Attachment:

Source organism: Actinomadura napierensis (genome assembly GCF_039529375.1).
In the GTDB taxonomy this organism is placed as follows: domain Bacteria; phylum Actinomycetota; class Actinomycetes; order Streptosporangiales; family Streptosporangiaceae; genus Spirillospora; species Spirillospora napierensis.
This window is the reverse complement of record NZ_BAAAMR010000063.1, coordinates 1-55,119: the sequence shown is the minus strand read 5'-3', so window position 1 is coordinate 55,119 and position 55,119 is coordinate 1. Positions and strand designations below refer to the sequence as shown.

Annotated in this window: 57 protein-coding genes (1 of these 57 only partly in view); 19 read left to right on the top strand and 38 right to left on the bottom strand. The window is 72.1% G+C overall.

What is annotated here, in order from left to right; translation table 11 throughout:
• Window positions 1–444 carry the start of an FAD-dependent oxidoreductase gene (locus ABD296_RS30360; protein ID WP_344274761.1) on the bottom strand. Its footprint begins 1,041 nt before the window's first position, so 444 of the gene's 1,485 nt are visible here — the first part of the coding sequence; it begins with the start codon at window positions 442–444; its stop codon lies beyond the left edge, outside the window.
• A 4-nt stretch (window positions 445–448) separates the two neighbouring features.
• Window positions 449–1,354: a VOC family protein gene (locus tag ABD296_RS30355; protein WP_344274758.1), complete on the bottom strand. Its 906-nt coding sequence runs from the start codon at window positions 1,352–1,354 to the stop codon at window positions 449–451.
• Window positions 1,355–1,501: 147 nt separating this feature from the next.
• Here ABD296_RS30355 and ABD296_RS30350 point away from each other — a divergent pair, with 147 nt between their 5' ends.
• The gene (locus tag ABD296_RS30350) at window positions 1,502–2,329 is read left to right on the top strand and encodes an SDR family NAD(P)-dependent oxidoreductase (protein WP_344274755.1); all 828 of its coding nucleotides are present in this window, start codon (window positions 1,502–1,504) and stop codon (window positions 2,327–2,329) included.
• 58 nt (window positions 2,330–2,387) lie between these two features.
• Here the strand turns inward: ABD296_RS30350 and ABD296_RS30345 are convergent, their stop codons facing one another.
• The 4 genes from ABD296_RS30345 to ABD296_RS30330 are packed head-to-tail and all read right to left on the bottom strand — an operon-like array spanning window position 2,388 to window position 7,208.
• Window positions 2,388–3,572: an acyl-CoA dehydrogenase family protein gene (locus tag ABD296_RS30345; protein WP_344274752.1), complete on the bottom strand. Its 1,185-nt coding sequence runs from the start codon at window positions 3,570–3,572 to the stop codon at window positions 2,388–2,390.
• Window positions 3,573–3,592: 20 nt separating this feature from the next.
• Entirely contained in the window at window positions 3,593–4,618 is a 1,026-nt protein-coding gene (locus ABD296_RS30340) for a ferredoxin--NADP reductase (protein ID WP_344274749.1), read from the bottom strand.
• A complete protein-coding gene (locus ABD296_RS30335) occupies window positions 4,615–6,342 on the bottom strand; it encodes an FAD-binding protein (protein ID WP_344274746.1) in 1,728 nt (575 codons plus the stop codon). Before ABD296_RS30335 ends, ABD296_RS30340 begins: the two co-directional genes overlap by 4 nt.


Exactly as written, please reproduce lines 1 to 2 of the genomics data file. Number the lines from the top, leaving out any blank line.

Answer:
Source organism: Actinomadura napierensis (genome assembly GCF_039529375.1).
In the GTDB taxonomy this organism is placed as follows: domain Bacteria; phylum Actinomycetota; class Actinomycetes; order Streptosporangiales; family Streptosporangiaceae; genus Spirillospora; species Spirillospora napierensis.